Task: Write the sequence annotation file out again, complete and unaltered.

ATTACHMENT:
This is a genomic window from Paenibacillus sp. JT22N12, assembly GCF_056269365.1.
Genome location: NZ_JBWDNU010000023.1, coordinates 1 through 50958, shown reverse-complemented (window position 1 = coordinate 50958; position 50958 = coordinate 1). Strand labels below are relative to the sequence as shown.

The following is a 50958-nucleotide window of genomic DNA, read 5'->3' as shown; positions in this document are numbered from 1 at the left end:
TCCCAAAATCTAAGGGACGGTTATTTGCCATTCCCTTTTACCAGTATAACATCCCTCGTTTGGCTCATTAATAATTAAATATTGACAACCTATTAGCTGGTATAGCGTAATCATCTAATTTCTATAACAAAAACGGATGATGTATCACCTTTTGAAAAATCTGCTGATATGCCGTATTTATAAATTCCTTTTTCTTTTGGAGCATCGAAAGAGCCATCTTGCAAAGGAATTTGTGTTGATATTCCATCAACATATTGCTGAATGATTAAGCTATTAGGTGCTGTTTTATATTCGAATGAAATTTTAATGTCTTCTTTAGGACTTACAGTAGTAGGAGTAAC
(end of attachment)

This is a genomic window from Paenibacillus sp. JT22N12, assembly GCF_056269365.1.
Genome location: NZ_JBWDNU010000023.1, coordinates 1 through 50958, shown reverse-complemented (window position 1 = coordinate 50958; position 50958 = coordinate 1). Strand labels below are relative to the sequence as shown.

The following is a 50958-nucleotide window of genomic DNA, read 5'->3' as shown; positions in this document are numbered from 1 at the left end:
TCCCAAAATCTAAGGGACGGTTATTTGCCATTCCCTTTTACCAGTATAACATCCCTCGTTTGGCTCATTAATAATTAAATATTGACAACCTATTAGCTGGTATAGCGTAATCATCTAATTTCTATAACAAAAACGGATGATGTATCACCTTTTGAAAAATCTGCTGATATGCCGTATTTATAAATTCCTTTTTCTTTTGGAGCATCGAAAGAGCCATCTTGCAAAGGAATTTGTGTTGATATTCCATCAACATATTGCTGAATGATTAAGCTATTAGGTGCTGTTTTATATTCGAATGAAATTTTAATGTCTTCTTTAGGACTTACAGTAGTAGGAGTAAC